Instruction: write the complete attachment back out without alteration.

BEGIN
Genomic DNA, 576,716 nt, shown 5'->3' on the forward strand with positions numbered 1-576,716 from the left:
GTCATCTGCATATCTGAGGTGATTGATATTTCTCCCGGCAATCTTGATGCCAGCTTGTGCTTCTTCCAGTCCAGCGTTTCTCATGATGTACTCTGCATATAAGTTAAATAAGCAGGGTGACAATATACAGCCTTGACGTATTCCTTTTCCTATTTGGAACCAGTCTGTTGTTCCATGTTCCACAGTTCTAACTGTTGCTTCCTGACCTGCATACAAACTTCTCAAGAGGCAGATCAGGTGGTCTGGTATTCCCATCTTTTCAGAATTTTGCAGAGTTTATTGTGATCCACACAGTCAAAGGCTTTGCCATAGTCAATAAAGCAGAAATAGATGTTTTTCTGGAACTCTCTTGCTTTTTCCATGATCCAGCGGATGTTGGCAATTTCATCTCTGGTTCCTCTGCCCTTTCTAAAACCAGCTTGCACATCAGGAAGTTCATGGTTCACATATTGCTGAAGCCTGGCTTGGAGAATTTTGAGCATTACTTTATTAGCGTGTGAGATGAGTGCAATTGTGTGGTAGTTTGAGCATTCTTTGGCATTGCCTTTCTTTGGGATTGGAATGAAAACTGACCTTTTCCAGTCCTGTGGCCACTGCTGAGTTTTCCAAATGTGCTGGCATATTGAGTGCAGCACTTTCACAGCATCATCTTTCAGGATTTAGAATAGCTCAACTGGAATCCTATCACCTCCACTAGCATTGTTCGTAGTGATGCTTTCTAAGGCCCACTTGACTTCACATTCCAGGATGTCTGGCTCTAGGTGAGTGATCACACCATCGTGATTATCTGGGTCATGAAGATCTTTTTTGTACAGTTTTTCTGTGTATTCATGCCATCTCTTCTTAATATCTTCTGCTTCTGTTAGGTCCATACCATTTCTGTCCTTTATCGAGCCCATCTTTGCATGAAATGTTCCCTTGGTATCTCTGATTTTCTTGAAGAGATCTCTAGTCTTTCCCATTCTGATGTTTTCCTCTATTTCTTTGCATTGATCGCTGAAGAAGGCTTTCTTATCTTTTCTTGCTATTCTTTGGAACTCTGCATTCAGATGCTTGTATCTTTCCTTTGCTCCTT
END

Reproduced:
Genomic DNA, 576,716 nt, shown 5'->3' on the forward strand with positions numbered 1-576,716 from the left:
GTCATCTGCATATCTGAGGTGATTGATATTTCTCCCGGCAATCTTGATGCCAGCTTGTGCTTCTTCCAGTCCAGCGTTTCTCATGATGTACTCTGCATATAAGTTAAATAAGCAGGGTGACAATATACAGCCTTGACGTATTCCTTTTCCTATTTGGAACCAGTCTGTTGTTCCATGTTCCACAGTTCTAACTGTTGCTTCCTGACCTGCATACAAACTTCTCAAGAGGCAGATCAGGTGGTCTGGTATTCCCATCTTTTCAGAATTTTGCAGAGTTTATTGTGATCCACACAGTCAAAGGCTTTGCCATAGTCAATAAAGCAGAAATAGATGTTTTTCTGGAACTCTCTTGCTTTTTCCATGATCCAGCGGATGTTGGCAATTTCATCTCTGGTTCCTCTGCCCTTTCTAAAACCAGCTTGCACATCAGGAAGTTCATGGTTCACATATTGCTGAAGCCTGGCTTGGAGAATTTTGAGCATTACTTTATTAGCGTGTGAGATGAGTGCAATTGTGTGGTAGTTTGAGCATTCTTTGGCATTGCCTTTCTTTGGGATTGGAATGAAAACTGACCTTTTCCAGTCCTGTGGCCACTGCTGAGTTTTCCAAATGTGCTGGCATATTGAGTGCAGCACTTTCACAGCATCATCTTTCAGGATTTAGAATAGCTCAACTGGAATCCTATCACCTCCACTAGCATTGTTCGTAGTGATGCTTTCTAAGGCCCACTTGACTTCACATTCCAGGATGTCTGGCTCTAGGTGAGTGATCACACCATCGTGATTATCTGGGTCATGAAGATCTTTTTTGTACAGTTTTTCTGTGTATTCATGCCATCTCTTCTTAATATCTTCTGCTTCTGTTAGGTCCATACCATTTCTGTCCTTTATCGAGCCCATCTTTGCATGAAATGTTCCCTTGGTATCTCTGATTTTCTTGAAGAGATCTCTAGTCTTTCCCATTCTGATGTTTTCCTCTATTTCTTTGCATTGATCGCTGAAGAAGGCTTTCTTATCTTTTCTTGCTATTCTTTGGAACTCTGCATTCAGATGCTTGTATCTTTCCTTTGCTCCTT